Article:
The 1870 Census shows William J. Taylor and Mary PE Musselwhite Taylor were enumerated on their farm in the 1148 Georgia Militia District, Berrien County, GA. In their household were their children Moses and Sarah Ann, and Mary’s children by her former marriage, Mary A., Nancy, John and Ann.  Their neighbors were the families of John Sapp, William Garrett, William Gaskins, and Emily Gaskins Newbern, widowed daughter-in-law of Etheldred Newbern.

1870 Census enumeration of William J. Taylor and Mary P E Musselwhite Taylor in Berrien County, GA https://archive.org/stream/populationschedu0135unit#page/n501/mode/1up

1870 Census enumeration of William J. Taylor and Mary P E Musselwhite Taylor in Berrien County, GA https://archive.org/stream/populationschedu0135unit#page/n501/mode/1up

In 1880, William  and Mary were still in the 1148 th District of Berrien County. In their household were their minor children Moses , Sarah, and Ephriam, and Mary’s daughter, Nancy Ford.  Enumerated at age 81, William Taylor was still working as a blacksmith.  On neighboring farms were the families of his son, Thomas Taylor, and of James Sirmans.

 

1880 Census enumeration of William J. Taylor and Mary P E Musselwhite Ford in Berrien County, GA. https://archive.org/stream/10thcensusl0134unit#page/n432/mode/1up

1880 Census enumeration of William J. Taylor and Mary P E Musselwhite Ford in Berrien County, GA. https://archive.org/stream/10thcensusl0134unit#page/n432/mode/1up

William J. Taylor, Sr. is buried by his first wife Samantha in Empire Church Cemetery. Several of their children are buried nearby.  His second wife Mary survived him by many years.

SOURCES:
Griffin Papers, by William Henry Griffin; Taylor Family folder found in Huxford Library; 1820, 1830, 1840,1850 Federal Census for Marion County, SC; 1860, 1870, and 1880 Federal Census for Berrien County, GA; Tombstone inscriptions in Empire Cemetery; Berrien County marriage records.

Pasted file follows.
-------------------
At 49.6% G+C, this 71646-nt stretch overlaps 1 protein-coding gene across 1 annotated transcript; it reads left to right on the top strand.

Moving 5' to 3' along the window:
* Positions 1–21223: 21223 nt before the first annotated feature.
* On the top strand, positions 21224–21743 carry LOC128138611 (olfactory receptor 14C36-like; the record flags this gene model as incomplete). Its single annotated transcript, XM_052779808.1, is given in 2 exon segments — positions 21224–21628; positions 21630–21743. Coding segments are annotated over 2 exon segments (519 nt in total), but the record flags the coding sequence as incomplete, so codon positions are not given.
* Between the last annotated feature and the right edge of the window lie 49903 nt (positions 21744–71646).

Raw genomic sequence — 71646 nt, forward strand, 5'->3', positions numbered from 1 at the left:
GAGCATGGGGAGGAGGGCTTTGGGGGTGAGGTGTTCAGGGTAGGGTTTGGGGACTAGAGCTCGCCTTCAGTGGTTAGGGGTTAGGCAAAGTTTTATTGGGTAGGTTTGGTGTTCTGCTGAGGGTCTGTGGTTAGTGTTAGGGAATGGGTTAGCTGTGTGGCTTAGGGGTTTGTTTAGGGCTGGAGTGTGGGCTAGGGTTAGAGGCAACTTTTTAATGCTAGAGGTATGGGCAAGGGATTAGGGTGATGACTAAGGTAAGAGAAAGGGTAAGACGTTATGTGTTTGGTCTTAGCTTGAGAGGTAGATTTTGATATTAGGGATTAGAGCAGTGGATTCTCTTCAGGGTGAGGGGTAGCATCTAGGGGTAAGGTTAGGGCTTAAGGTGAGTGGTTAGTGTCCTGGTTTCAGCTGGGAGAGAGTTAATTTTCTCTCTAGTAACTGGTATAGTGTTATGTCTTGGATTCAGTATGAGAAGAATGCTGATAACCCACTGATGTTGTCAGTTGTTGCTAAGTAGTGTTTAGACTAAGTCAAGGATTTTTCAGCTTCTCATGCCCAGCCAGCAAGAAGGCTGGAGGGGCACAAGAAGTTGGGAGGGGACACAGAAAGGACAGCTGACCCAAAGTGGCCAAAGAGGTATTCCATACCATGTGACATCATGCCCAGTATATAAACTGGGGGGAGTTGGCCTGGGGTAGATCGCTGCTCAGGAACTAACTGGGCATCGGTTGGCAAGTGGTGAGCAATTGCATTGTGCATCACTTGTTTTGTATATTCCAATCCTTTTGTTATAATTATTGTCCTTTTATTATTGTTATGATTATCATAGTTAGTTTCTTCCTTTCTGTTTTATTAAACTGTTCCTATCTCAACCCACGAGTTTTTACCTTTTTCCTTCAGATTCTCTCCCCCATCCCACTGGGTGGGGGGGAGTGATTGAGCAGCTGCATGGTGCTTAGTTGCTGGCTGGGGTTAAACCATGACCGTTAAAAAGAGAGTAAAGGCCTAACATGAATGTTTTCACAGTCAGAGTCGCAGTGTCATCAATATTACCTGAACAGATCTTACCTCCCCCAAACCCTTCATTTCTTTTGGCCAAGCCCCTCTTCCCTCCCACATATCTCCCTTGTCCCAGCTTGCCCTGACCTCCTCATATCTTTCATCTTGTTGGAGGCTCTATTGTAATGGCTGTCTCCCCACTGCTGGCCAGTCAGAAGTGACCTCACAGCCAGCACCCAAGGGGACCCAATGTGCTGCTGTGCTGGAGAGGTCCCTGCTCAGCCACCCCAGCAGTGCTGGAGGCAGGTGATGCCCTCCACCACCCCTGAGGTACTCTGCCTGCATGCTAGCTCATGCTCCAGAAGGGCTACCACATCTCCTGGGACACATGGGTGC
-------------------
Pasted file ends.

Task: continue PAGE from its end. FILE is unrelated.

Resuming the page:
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Notes on Sarah Malinda Clements

Sarah Malinda Clements (1862-1947)

Sarah Malinda Clements was born March 12, 1862 in Berrien County, GA. She was the youngest of 13 children born to David G. Clements and Gincey Sirmans.  She was a sister of Levi Jordan Clements, who was the patriarch of the Clements sawmill business at Ray City.

Sarah’s parents were pioneer settlers of the area. They were married in Lowndes County, GA on January 1, 1835.   Her father came with his parents to Lowndes County about 1832.  Her grandfather William Clements and William A. Knight had been neighbors in Wayne County, GA, and her aunt Anne Donald Clements had married Levi J. Knight in 1827. Her mother was  Gincey Sirmans, a daughter of Abner Sirmans and Bettie Kirkland. Abner Sirmans, his brothers, and father, Josiah Sirmans, were among the first permanent settlers of Clinch County, GA, having arrived there in 1822. Her aunt Elizabeth  “Betsy” Sirmans married Etheldred Dryden Newbern, another pioneer settler of Berrien County.

Sarah’s father and both of her grandfathers, fought under the command of their friend and neighbor Levi J. Knight in the Indian Wars of 1836-1838.  David G. Clements, William Clements and Abner Sirmans all served with Captain Knight’s Independent Company. David Clements was among those who took part in the Battle of Brushy Creek, one of the last real engagements with the Creek Indians in this region.